Net neutrality. There are two sorts of Americans: Those who not only know the term, but have been closely monitoring the ongoing Net neutrality debate, and those who have no idea what I’m talking about.
But the decision today by a federal appeals court, which slapped down the FCC and dealt a major blow to Net neutrality advocates, might just be the headline that gets mainstream America to start paying attention. (Scroll down to see just why exactly you should care)
Net neutrality essentially means the status quo. When you, the home internet user, currently turn on your computer and log online, you have paid an Internet service provider a certain amount of money for unrestricted access. You search what you want to search, stream whatever audio or video you wish. For those who no longer pay for their music – or movies or television – you saddle up to your BitTorrents and download whatever it is that you are pirating for the evening. This is all advocates mean when they say Net neutrality: All web traffic is treated equally by your service provider.
Some have even compared it to online free speech, where there is no online censoring or obstruction of web traffic.
But as online media has become richer and richer, and the spread of BitTorrents and web video has exploded, web service providers have started thinking about how to regulate traffic. Or at least how to charge more for those users who download the most data. Companies like Comcast say that resources are being drained by these top users, and a couple of years ago Comcast started taking measures to slow down and hamper BitTorrents transfers. Users would go to do something online, and suddenly discover that Comcast had closed that particular gate. (More at Techland: Apple’s iPad – 7 Must-Have Accessories)
In August of 2008, the Federal Communications Commission created something of a precedent by issuing a cease and desist order against the company. Just as the FCC has presided over the world of telecommunications, they had long been making moves to assert an array of Net neutrality rules and standards. And this move against Comcast – ordering them to remove any and all restrictions to BitTorrents – represented a firm declaration, that the FCC intended to monitor the Internet as well.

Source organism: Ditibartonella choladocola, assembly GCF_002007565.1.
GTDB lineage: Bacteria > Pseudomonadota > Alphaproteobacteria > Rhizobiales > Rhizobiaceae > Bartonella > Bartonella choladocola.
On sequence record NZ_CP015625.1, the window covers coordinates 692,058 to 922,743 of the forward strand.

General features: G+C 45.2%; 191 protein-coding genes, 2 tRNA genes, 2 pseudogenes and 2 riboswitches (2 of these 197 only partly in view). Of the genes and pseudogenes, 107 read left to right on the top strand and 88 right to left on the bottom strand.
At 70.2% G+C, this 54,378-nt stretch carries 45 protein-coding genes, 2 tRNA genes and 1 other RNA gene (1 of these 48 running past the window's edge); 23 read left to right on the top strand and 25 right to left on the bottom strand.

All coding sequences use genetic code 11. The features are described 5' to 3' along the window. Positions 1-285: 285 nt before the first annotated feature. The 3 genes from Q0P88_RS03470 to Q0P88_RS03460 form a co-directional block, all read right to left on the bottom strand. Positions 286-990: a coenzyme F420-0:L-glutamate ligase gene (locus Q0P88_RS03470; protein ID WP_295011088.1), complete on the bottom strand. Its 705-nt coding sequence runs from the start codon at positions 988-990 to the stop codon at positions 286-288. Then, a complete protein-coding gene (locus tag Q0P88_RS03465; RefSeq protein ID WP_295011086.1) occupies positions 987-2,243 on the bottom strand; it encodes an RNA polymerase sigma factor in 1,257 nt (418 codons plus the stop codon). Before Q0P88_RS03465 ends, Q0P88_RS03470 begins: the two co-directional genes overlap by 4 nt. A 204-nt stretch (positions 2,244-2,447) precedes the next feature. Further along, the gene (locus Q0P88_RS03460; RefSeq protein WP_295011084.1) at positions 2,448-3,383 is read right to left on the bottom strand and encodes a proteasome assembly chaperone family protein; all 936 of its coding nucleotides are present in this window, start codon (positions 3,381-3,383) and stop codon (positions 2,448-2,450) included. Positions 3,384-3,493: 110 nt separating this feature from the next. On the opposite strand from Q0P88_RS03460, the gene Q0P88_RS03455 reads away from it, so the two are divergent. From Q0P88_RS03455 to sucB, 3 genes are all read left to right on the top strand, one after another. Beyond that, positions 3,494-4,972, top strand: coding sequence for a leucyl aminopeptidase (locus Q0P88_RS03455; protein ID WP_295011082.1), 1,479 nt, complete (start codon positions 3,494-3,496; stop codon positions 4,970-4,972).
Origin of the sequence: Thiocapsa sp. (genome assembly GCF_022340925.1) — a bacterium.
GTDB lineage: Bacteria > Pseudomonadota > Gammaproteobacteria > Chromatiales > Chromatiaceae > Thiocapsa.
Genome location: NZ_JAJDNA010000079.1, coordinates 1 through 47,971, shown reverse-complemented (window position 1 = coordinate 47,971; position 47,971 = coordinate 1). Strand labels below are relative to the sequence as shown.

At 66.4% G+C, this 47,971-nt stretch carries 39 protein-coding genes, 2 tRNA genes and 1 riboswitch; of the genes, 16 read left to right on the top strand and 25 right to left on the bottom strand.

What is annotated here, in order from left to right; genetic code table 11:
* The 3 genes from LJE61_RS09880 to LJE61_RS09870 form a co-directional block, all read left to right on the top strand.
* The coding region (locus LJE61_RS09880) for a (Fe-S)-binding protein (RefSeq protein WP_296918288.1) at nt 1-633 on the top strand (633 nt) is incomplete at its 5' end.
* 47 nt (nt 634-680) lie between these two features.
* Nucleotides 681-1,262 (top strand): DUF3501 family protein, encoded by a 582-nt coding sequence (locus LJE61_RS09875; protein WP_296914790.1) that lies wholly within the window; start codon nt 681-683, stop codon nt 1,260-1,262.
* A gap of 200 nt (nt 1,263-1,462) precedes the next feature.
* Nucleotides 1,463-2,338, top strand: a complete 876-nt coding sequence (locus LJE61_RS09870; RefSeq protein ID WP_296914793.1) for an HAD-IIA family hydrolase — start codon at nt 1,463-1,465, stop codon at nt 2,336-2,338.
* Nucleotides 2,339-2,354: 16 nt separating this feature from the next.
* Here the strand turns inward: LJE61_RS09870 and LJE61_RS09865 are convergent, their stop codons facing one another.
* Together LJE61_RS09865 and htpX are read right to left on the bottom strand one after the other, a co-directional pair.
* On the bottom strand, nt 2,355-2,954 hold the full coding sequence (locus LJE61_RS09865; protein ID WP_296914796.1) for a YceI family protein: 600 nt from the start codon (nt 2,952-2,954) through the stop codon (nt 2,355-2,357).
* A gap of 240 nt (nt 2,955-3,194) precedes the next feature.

Now most Net neutrality conversations tend to revolve around freedom of speech or free enterprise. The passionate advocates for Net neutrality see the web as the ultimate space of unimpeded, unchecked, unregulated discourse. But Net neutrality critics typically point to the fact that Internet service providers are private companies, and should be able to conduct business however they see fit. It’s this last argument – along with the issue of pornography – that has caused consternation for many conservative politicians, who are supposed to be pro-business, pro-family as well as pro-individual rights. Some Republicans side with the corporations, as others are eager to regulate porn. Libertarians, meanwhile, believe in unregulated markets.
The political debate surrounding the issue has grown so heated that Congress has basically thrown up its hands – or stuck its head in the sand – rejecting five different bills in 2006 alone that would have empowered the FCC to police Net neutrality infractions. (More at Techland: 8 Netbooks Worth Buying Right Now)